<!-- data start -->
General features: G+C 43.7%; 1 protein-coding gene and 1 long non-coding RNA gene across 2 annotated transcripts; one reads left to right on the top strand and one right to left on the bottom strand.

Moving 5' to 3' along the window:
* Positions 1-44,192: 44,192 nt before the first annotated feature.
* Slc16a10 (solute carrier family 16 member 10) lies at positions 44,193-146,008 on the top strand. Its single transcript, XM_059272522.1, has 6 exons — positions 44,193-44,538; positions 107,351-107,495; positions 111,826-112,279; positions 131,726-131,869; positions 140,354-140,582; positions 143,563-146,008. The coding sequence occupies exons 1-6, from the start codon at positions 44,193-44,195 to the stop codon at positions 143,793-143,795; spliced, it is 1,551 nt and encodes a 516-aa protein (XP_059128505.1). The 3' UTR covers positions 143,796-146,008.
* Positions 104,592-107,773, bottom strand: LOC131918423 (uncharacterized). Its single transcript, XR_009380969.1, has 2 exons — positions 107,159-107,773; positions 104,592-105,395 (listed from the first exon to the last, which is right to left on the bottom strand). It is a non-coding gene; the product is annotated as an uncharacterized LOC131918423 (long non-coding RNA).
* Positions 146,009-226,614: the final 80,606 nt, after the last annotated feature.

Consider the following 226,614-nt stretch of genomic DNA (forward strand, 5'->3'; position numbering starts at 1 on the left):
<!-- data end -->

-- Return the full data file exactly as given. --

General features: G+C 43.7%; 1 protein-coding gene and 1 long non-coding RNA gene across 2 annotated transcripts; one reads left to right on the top strand and one right to left on the bottom strand.

Moving 5' to 3' along the window:
* Positions 1-44,192: 44,192 nt before the first annotated feature.
* Slc16a10 (solute carrier family 16 member 10) lies at positions 44,193-146,008 on the top strand. Its single transcript, XM_059272522.1, has 6 exons — positions 44,193-44,538; positions 107,351-107,495; positions 111,826-112,279; positions 131,726-131,869; positions 140,354-140,582; positions 143,563-146,008. The coding sequence occupies exons 1-6, from the start codon at positions 44,193-44,195 to the stop codon at positions 143,793-143,795; spliced, it is 1,551 nt and encodes a 516-aa protein (XP_059128505.1). The 3' UTR covers positions 143,796-146,008.
* Positions 104,592-107,773, bottom strand: LOC131918423 (uncharacterized). Its single transcript, XR_009380969.1, has 2 exons — positions 107,159-107,773; positions 104,592-105,395 (listed from the first exon to the last, which is right to left on the bottom strand). It is a non-coding gene; the product is annotated as an uncharacterized LOC131918423 (long non-coding RNA).
* Positions 146,009-226,614: the final 80,606 nt, after the last annotated feature.

Consider the following 226,614-nt stretch of genomic DNA (forward strand, 5'->3'; position numbering starts at 1 on the left):